EP 102: AI and the Evolution of Financial Advice with Michael Kitces [LIVE]

by | May 31, 2023 | Podcast

Michael Kitces is one of the industry’s leading experts on all things financial advice and financial planning. In this live episode recorded at Wealth Management EDGE, Michael explains the evolution of financial advice and how AI might impact the profession going forward. 

Listen now and learn:

  • The evolution of financial advice from the 1960s to present
  • Ways consumers benefit from financial advisors moving up the value chain 
  • How AI might impact the financial advice profession 

Listen Now

Show Notes

Welcome to the long-term investor. Last week, I had the pleasure of interviewing Michael Kitces live at Wealth Management EDGE. 

His blog, Nerd’s Eye View, is routinely recognized as a top resource for financial advisors as he is one of our industry’s go-to experts on all things financial advice and financial planning.

In our conversation, we discuss the evolution of financial advice in the wake of technological advancements. If you are a financial advisor or use one, this conversation is full of great history and perspective. 

Here are my notes from our conversation.

The Evolution of Financial Advice (2:00)

At Wealth Management EDGE, it was hard to go anywhere without people hearing AI come up. Michael notes that there’s always been an interplay between what advisors do for their clients and what they can do with more powerful technology – and AI is just another step in this progression.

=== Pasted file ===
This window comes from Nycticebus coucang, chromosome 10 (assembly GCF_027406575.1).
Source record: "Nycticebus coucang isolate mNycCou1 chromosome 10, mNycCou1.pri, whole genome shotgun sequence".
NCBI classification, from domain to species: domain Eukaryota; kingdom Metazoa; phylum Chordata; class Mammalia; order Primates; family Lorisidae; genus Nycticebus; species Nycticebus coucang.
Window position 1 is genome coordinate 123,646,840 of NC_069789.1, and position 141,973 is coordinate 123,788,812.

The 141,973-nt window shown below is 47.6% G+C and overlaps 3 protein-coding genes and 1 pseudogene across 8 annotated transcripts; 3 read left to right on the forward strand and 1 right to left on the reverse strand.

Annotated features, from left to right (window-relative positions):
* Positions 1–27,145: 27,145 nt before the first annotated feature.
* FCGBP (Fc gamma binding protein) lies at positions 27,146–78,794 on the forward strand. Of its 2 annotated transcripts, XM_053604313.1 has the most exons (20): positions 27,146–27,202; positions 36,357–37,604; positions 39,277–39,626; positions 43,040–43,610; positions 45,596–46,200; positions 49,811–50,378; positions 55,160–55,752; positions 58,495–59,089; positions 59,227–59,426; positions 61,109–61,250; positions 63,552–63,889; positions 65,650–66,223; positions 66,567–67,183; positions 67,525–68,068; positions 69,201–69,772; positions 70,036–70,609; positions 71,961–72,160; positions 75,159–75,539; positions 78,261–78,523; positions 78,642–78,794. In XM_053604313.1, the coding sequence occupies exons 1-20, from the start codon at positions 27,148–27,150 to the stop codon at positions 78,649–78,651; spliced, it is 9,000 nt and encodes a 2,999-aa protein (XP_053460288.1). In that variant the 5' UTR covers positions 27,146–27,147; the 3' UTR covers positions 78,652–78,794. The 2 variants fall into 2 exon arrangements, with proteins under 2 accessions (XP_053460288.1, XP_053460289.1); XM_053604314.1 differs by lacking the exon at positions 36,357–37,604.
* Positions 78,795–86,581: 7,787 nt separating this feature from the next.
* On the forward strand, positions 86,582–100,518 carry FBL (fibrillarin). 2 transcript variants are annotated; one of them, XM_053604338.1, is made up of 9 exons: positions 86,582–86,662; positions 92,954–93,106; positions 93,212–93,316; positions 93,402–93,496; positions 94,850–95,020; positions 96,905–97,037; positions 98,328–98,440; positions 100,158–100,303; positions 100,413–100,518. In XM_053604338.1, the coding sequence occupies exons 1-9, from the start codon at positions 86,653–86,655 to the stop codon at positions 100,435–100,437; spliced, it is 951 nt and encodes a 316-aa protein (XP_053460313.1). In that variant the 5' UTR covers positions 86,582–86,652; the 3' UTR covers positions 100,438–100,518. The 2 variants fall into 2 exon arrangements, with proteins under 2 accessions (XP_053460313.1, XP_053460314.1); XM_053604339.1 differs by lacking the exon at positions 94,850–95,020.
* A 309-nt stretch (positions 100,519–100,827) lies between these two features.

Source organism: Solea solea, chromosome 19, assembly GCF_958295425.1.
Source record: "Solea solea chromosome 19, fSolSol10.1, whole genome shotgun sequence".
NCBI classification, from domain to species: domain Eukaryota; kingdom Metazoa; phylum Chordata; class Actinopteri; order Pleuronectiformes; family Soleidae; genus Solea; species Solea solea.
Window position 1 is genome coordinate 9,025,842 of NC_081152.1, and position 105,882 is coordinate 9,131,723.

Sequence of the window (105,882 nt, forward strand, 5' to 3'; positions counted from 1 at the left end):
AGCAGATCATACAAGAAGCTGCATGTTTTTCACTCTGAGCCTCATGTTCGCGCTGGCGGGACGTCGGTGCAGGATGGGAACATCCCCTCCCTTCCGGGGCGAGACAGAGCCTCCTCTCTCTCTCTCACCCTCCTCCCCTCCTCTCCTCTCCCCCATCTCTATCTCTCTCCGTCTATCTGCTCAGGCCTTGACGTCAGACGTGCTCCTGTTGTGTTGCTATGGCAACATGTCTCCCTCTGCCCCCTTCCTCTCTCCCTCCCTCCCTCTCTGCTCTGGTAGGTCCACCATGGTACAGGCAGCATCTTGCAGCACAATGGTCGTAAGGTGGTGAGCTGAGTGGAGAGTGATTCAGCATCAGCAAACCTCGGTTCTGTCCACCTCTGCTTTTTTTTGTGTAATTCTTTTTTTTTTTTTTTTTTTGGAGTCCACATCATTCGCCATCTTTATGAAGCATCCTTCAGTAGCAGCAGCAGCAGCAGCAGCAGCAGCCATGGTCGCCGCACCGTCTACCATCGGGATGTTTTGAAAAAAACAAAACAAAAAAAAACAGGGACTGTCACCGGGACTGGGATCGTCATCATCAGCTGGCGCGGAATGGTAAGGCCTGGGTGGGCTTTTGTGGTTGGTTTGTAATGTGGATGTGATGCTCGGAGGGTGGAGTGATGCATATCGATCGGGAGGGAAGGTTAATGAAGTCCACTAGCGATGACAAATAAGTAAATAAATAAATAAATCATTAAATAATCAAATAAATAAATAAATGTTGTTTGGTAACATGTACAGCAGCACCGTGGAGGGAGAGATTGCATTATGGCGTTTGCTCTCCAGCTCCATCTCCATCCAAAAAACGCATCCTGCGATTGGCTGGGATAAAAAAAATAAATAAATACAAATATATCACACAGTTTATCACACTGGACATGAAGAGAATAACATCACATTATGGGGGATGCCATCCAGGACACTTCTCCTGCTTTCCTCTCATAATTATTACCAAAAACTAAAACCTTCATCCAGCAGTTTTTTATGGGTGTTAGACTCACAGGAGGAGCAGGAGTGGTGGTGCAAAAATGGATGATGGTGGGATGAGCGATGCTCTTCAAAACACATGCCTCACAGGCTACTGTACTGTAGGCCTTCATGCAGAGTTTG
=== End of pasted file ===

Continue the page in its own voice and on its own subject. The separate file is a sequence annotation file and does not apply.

Michael beautifully explains the evolution of financial advice.

Back in the 1960s and 1970s, being a stockbroker was very lucrative as people paid as much as $200 to execute a stock trade, which comes out to roughly $1,000 a trade in today’s dollars. 

So really only the very rich could afford to have a stockbroker, and getting paid so much for trades made it quite lucrative to cold call people with money and try to get them to trade. 

Brokerage fees were set by regulators (in response to commission gouging during the Great Depression), so everyone was charging the same high fees. But there was no incentive for brokerage firms to invest in making better technology or better systems that would result in cheaper stock trading because they were legally barred from charging less than the competition.

In 1975, the stock trading commission was deregulated, and a series of start-ups surfaced that were using computers to reduce the cost of trading stocks.

The first was Charles Schwab, followed by TD Ameritrade, then Scottrade, and then a firm that eventually became E-Trade. 

The idea was to obliterate the human financial advisor with computers. After all, why would you need an advisor to trade stocks when it can be done with super-efficient technology?

As you are probably well aware, the robots won, with stock trading costs falling by 90% in 20 years. These days, a great deal of stock and ETF trading is commission-free.

But technology didn’t kill off financial advisors, it just killed off their existing business model.

Financial advice adapted to move up the value chain. No longer did you need a broker to buy you a stock, so brokers changed their value proposition to finding customers “a great stock picker.” And, thus, the whole industry went into the mutual fund business, which grew from a tiny cottage industry to a multi-trillion-dollar business in the 1990s.

Michael argues that the consumer benefited because, at the end of the day, helping a customer find a professionally managed mutual fund was a lot better than selling the stock-of-the-day that the brokerage firm had to move out from their inventory (with little regard for whether those stocks were good to own).